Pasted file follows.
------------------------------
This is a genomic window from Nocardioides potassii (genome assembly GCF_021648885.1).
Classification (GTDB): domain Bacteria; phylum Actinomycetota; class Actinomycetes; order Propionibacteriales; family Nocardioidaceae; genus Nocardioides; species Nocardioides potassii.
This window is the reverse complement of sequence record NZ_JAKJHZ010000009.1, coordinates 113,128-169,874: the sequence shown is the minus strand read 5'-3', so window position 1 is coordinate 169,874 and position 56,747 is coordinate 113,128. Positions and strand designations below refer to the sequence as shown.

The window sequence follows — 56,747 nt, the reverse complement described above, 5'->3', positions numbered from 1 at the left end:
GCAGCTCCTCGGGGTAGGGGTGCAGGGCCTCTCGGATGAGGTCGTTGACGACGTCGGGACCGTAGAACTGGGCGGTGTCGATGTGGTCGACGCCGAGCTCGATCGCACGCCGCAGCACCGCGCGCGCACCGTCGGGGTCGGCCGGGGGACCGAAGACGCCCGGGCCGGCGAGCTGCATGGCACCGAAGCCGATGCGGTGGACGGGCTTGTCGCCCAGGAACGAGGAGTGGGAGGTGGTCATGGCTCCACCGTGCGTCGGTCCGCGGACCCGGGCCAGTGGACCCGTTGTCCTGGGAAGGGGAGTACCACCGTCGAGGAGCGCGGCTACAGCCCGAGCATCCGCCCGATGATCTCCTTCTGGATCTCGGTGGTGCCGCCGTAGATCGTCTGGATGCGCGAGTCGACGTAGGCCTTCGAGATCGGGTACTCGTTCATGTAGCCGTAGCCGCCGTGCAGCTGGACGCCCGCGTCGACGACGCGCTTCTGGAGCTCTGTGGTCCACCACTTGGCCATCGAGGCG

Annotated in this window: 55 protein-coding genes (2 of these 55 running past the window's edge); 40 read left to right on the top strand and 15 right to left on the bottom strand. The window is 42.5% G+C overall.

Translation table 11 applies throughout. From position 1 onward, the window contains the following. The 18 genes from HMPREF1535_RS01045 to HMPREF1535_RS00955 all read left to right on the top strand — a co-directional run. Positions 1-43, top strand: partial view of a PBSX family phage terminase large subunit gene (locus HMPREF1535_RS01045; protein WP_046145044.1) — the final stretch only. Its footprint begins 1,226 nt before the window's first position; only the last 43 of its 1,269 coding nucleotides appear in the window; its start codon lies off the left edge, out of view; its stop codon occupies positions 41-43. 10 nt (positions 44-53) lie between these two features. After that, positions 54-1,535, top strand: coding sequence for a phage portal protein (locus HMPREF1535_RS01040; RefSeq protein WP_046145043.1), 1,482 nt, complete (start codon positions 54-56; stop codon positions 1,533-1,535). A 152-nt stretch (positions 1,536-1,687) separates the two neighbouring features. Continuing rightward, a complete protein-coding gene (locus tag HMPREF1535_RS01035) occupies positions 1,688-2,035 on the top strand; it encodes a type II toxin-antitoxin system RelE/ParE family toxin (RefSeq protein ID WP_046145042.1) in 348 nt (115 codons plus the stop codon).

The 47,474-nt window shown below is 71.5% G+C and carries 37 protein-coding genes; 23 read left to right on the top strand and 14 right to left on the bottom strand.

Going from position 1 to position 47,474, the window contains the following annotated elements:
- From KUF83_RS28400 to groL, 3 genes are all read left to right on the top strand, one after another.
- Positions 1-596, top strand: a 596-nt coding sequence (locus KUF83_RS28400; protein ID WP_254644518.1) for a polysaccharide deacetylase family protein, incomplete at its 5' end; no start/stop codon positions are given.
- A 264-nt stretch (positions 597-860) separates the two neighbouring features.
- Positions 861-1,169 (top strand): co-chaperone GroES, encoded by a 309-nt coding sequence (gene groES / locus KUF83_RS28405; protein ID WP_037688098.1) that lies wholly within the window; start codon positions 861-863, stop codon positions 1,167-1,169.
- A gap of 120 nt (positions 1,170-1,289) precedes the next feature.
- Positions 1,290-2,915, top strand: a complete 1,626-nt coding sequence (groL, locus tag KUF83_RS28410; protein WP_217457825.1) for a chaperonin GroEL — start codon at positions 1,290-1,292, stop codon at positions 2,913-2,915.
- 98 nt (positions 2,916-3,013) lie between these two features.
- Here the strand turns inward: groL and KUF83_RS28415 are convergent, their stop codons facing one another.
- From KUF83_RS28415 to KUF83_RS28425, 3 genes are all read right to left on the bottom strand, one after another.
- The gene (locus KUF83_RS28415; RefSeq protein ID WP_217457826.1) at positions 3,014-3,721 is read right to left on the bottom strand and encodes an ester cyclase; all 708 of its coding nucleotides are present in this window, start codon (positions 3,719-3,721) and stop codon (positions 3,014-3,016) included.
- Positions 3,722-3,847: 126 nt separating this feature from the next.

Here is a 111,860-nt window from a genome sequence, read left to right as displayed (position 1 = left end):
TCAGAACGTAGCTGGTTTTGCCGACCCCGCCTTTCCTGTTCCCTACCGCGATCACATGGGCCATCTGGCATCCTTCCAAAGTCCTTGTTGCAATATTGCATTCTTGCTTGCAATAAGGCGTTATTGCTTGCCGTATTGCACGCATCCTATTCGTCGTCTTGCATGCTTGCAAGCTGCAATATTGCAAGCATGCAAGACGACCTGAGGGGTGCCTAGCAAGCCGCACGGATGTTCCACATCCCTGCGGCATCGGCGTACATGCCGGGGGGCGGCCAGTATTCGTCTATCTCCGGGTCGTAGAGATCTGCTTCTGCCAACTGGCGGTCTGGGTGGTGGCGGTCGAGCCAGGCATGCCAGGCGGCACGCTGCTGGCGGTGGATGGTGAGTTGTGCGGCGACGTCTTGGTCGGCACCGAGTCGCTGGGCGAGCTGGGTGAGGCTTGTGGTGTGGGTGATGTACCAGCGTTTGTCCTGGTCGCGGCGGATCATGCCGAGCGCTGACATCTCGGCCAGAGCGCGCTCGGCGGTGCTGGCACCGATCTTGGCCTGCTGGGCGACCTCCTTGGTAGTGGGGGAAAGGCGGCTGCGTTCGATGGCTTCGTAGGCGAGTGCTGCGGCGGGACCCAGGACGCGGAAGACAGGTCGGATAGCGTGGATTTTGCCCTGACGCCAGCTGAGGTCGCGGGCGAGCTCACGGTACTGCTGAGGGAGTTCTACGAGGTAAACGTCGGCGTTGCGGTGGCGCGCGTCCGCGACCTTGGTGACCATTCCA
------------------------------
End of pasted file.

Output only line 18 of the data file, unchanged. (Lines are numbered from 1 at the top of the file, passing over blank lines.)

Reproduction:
- From KUF83_RS28415 to KUF83_RS28425, 3 genes are all read right to left on the bottom strand, one after another.